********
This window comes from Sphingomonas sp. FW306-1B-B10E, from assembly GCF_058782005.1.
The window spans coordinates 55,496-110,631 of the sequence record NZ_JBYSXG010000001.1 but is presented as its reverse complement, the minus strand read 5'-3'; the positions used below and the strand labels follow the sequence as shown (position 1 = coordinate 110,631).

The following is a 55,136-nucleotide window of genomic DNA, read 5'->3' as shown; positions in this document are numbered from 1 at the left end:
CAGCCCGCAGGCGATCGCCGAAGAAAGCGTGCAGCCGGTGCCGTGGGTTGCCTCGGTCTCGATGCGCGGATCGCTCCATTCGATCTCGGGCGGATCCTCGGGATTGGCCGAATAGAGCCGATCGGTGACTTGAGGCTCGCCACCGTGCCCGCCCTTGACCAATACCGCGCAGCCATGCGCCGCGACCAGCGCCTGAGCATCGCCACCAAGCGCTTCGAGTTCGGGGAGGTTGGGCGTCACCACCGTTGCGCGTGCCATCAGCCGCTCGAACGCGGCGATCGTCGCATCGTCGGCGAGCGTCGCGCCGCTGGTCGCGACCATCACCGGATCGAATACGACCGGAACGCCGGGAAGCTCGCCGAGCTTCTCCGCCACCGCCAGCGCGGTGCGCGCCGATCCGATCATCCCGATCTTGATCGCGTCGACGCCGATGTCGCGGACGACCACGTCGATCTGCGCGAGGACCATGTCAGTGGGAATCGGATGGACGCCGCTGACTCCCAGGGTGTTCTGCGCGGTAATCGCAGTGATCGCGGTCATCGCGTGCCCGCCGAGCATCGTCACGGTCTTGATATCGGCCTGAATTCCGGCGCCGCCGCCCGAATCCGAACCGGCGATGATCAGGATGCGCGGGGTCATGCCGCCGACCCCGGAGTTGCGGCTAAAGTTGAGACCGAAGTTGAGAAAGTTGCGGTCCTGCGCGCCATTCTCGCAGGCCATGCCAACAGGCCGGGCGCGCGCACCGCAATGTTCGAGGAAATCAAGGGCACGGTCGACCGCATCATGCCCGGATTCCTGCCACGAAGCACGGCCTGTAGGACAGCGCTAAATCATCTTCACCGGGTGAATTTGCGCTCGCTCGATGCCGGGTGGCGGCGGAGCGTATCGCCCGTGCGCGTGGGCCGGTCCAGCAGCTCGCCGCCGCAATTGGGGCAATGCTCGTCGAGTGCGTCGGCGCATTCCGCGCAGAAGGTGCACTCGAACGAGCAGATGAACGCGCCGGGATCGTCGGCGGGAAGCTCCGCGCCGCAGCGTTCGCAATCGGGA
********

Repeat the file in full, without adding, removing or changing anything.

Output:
This window comes from Sphingomonas sp. FW306-1B-B10E, from assembly GCF_058782005.1.
The window spans coordinates 55,496-110,631 of the sequence record NZ_JBYSXG010000001.1 but is presented as its reverse complement, the minus strand read 5'-3'; the positions used below and the strand labels follow the sequence as shown (position 1 = coordinate 110,631).

The following is a 55,136-nucleotide window of genomic DNA, read 5'->3' as shown; positions in this document are numbered from 1 at the left end:
CAGCCCGCAGGCGATCGCCGAAGAAAGCGTGCAGCCGGTGCCGTGGGTTGCCTCGGTCTCGATGCGCGGATCGCTCCATTCGATCTCGGGCGGATCCTCGGGATTGGCCGAATAGAGCCGATCGGTGACTTGAGGCTCGCCACCGTGCCCGCCCTTGACCAATACCGCGCAGCCATGCGCCGCGACCAGCGCCTGAGCATCGCCACCAAGCGCTTCGAGTTCGGGGAGGTTGGGCGTCACCACCGTTGCGCGTGCCATCAGCCGCTCGAACGCGGCGATCGTCGCATCGTCGGCGAGCGTCGCGCCGCTGGTCGCGACCATCACCGGATCGAATACGACCGGAACGCCGGGAAGCTCGCCGAGCTTCTCCGCCACCGCCAGCGCGGTGCGCGCCGATCCGATCATCCCGATCTTGATCGCGTCGACGCCGATGTCGCGGACGACCACGTCGATCTGCGCGAGGACCATGTCAGTGGGAATCGGATGGACGCCGCTGACTCCCAGGGTGTTCTGCGCGGTAATCGCAGTGATCGCGGTCATCGCGTGCCCGCCGAGCATCGTCACGGTCTTGATATCGGCCTGAATTCCGGCGCCGCCGCCCGAATCCGAACCGGCGATGATCAGGATGCGCGGGGTCATGCCGCCGACCCCGGAGTTGCGGCTAAAGTTGAGACCGAAGTTGAGAAAGTTGCGGTCCTGCGCGCCATTCTCGCAGGCCATGCCAACAGGCCGGGCGCGCGCACCGCAATGTTCGAGGAAATCAAGGGCACGGTCGACCGCATCATGCCCGGATTCCTGCCACGAAGCACGGCCTGTAGGACAGCGCTAAATCATCTTCACCGGGTGAATTTGCGCTCGCTCGATGCCGGGTGGCGGCGGAGCGTATCGCCCGTGCGCGTGGGCCGGTCCAGCAGCTCGCCGCCGCAATTGGGGCAATGCTCGTCGAGTGCGTCGGCGCATTCCGCGCAGAAGGTGCACTCGAACGAGCAGATGAACGCGCCGGGATCGTCGGCGGGAAGCTCCGCGCCGCAGCGTTCGCAATCGGGA